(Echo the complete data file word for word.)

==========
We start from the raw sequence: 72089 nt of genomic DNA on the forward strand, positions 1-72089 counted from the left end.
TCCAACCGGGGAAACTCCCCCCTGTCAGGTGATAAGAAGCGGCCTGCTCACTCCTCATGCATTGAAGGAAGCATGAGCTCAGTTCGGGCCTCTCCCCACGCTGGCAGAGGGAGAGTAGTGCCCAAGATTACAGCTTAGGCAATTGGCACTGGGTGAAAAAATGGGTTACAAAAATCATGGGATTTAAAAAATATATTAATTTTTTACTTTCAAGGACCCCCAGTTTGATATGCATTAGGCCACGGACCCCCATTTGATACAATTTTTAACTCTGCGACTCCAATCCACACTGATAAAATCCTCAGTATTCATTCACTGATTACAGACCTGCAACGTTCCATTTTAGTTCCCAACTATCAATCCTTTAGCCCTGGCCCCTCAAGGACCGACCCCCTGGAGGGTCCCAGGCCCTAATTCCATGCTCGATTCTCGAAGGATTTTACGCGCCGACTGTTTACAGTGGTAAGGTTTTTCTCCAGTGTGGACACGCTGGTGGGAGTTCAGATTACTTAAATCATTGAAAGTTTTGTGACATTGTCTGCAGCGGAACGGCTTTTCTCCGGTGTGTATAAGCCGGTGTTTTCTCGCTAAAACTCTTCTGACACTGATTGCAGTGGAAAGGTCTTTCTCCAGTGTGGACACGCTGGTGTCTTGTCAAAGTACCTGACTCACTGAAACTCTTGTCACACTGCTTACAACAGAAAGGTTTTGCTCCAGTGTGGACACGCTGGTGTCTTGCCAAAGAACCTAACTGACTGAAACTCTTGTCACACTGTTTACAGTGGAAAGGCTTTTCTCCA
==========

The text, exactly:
We start from the raw sequence: 72089 nt of genomic DNA on the forward strand, positions 1-72089 counted from the left end.
TCCAACCGGGGAAACTCCCCCCTGTCAGGTGATAAGAAGCGGCCTGCTCACTCCTCATGCATTGAAGGAAGCATGAGCTCAGTTCGGGCCTCTCCCCACGCTGGCAGAGGGAGAGTAGTGCCCAAGATTACAGCTTAGGCAATTGGCACTGGGTGAAAAAATGGGTTACAAAAATCATGGGATTTAAAAAATATATTAATTTTTTACTTTCAAGGACCCCCAGTTTGATATGCATTAGGCCACGGACCCCCATTTGATACAATTTTTAACTCTGCGACTCCAATCCACACTGATAAAATCCTCAGTATTCATTCACTGATTACAGACCTGCAACGTTCCATTTTAGTTCCCAACTATCAATCCTTTAGCCCTGGCCCCTCAAGGACCGACCCCCTGGAGGGTCCCAGGCCCTAATTCCATGCTCGATTCTCGAAGGATTTTACGCGCCGACTGTTTACAGTGGTAAGGTTTTTCTCCAGTGTGGACACGCTGGTGGGAGTTCAGATTACTTAAATCATTGAAAGTTTTGTGACATTGTCTGCAGCGGAACGGCTTTTCTCCGGTGTGTATAAGCCGGTGTTTTCTCGCTAAAACTCTTCTGACACTGATTGCAGTGGAAAGGTCTTTCTCCAGTGTGGACACGCTGGTGTCTTGTCAAAGTACCTGACTCACTGAAACTCTTGTCACACTGCTTACAACAGAAAGGTTTTGCTCCAGTGTGGACACGCTGGTGTCTTGCCAAAGAACCTAACTGACTGAAACTCTTGTCACACTGTTTACAGTGGAAAGGCTTTTCTCCA